The State of the Colts: Defensive Ends

The Colts are absolutely loaded at defensive end. But so were they last year when they traded to move up to grab Jonathan Welsh. Jerry Langton looks at the Colts' itchy trigger-finger when it comes to defensive ends, and who they might consider in the later rounds of this draft.

Current status
The Colts have an embarrassment of wealth at defensive end. It all begins with Dwight Freeney (11 sacks, 6.5 TFL), who was a draft-day surprise in 2002, but has evolved into perhaps the best defensive player in the league. The attention he gets from offenses has freed up things for the other ends.

Robert Mathis (11.5 sacks, 3.5 TFL) is too undersized at 235 pounds to be a fulltime player, but he's a monster on third downs. The other starter, Raheem Brock (6.5 sacks, 5 TFL), came to the Colts as a free agent after the Eagles drafted him in 2003 before they realized they'd spent their entire rookie pool. As the starter on the left side who often moves inside to tackle on third downs, Brock is a versatile hard worker who has improved his game steadily.

Behind them is quick and rangy Josh Thomas (3 sacks), who would be able to start for many other teams if he wasn't so injury-prone. As if those four weren't enough, the team has stockpiled young pass-rushing talent in ultra-quick 235-pounder Jonathan Welsh, small-school phenomenon Justin Brown and former Colorado standout Gabe Nyenhuis.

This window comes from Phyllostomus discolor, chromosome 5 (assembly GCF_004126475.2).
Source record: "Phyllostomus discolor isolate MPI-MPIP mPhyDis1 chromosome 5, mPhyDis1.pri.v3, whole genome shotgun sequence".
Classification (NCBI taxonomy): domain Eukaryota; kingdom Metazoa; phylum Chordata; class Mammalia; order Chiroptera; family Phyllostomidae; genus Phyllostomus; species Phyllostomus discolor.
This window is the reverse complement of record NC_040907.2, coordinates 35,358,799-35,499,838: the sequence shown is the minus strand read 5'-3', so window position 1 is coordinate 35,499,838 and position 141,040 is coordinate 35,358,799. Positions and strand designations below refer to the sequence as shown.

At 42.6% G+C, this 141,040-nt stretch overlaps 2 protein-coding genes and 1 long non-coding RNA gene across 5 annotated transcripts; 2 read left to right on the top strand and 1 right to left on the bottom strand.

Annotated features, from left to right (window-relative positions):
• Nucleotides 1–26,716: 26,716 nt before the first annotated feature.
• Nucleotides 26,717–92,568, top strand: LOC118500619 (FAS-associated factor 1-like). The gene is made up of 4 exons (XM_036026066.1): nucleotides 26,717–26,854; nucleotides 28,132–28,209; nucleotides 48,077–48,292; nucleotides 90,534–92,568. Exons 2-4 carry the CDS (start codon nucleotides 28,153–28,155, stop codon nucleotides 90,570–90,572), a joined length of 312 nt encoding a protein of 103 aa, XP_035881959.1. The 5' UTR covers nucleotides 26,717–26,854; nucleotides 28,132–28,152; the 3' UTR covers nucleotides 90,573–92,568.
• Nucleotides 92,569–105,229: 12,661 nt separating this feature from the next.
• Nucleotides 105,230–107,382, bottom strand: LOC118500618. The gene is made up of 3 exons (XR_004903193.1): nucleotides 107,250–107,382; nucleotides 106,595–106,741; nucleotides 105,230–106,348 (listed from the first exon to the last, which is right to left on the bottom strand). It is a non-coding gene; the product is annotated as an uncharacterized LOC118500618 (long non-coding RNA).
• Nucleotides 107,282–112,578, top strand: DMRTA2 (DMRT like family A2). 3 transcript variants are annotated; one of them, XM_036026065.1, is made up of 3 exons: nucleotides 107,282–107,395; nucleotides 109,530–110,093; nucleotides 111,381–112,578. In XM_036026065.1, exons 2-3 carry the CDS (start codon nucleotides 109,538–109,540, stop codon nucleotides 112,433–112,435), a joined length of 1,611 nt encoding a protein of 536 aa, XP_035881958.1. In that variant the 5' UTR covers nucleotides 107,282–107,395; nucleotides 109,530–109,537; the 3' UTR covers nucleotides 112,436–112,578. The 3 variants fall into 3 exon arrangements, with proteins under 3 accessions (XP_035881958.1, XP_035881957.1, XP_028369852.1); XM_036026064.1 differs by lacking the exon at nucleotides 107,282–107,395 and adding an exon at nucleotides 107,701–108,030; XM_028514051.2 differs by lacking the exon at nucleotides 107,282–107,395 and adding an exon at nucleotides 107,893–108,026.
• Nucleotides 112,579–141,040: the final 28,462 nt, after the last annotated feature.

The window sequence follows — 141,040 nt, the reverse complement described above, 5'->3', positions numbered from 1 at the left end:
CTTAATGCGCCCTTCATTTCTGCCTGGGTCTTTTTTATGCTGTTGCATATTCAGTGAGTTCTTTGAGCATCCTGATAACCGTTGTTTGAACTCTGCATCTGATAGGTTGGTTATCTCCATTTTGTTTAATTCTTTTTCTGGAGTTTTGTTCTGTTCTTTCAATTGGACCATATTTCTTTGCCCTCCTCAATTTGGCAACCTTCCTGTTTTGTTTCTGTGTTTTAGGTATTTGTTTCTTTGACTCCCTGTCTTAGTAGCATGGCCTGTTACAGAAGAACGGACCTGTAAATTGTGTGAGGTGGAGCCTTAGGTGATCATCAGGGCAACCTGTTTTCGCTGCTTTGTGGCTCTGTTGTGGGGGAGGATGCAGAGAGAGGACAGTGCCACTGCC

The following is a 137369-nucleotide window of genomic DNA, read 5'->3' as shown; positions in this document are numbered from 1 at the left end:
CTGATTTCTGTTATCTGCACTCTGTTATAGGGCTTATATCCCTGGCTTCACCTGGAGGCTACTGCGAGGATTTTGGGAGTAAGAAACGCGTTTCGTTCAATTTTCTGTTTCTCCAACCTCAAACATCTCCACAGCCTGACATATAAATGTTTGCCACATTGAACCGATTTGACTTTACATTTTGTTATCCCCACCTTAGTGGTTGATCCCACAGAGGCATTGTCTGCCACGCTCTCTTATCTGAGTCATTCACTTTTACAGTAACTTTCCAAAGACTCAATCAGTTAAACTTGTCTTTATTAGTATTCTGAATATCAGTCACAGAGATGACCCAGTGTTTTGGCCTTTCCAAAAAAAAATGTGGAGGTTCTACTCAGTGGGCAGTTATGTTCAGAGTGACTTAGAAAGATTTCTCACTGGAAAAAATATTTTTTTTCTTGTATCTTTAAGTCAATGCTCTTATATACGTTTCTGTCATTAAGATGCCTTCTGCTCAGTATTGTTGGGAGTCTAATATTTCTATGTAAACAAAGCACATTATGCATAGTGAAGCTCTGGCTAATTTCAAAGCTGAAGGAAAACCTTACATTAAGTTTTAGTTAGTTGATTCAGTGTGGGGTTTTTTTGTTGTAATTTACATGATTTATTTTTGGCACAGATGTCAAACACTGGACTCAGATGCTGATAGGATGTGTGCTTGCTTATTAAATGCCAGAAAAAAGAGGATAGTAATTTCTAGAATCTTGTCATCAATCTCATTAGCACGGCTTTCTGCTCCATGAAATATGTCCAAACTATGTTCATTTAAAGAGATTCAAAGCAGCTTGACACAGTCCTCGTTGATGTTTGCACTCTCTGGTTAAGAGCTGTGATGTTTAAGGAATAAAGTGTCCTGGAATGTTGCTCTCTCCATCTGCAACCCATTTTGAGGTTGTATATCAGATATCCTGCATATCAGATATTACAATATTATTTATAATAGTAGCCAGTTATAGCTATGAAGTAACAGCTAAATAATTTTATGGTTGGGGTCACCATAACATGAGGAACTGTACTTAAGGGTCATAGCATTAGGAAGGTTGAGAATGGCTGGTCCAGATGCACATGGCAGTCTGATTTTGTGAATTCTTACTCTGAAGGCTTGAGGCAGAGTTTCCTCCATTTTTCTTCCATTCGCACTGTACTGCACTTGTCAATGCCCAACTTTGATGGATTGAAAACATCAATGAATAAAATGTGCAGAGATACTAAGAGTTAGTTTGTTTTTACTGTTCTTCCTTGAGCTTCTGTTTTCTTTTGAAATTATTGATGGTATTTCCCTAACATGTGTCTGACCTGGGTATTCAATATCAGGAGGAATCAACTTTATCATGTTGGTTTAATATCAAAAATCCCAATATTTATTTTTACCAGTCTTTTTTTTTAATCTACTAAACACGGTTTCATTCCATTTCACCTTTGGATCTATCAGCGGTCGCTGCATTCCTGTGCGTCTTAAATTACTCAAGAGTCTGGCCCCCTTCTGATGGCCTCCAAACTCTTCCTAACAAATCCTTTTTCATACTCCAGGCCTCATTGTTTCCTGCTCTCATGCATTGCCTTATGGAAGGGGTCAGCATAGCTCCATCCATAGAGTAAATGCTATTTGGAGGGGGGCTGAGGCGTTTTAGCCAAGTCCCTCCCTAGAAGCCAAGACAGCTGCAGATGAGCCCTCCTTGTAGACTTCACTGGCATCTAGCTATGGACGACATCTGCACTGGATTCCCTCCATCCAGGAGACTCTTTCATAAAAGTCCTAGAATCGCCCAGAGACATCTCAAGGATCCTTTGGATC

What they'll do
Mathis and Thomas will be unrestricted free agents after the 2006 season, but with the investments made in Brock and Welsh and the looming long-term deal for Freeney, it's unlikely the Colts will draft an end early unless they see a guy who could push them over the top falling. Instead, they will more likely save their top picks for areas of more dire need.

How about
Both president Bill Polian and coach Tony Dungy have never met a natural pass-rusher they didn't like and this draft is full of them. They may just have to bite their lips and suffer as they hear the names of such obviously Colts-type players like Miami's Elvis Dumervil and Cal-Poly's Chris Gocong (who will be drafted far earlier than the media is predicting) being called by other teams. Later in the draft, Syracuse's Ryan LaCasse (9 sacks, 12 TFL) or Arizona's Bryan Copeland (7.5 sacks, 10.5 TFL) could be options, as could small-school stars like Northern Iowa's John Hermann (12.5 sacks, 18.5 TFL), Sacramento State's Jacob Houston (missed 2005 season, 10 sacks, 24TFL in 2004) or Weber State's Shane Barkdull (8 sacks, 14 TFL).


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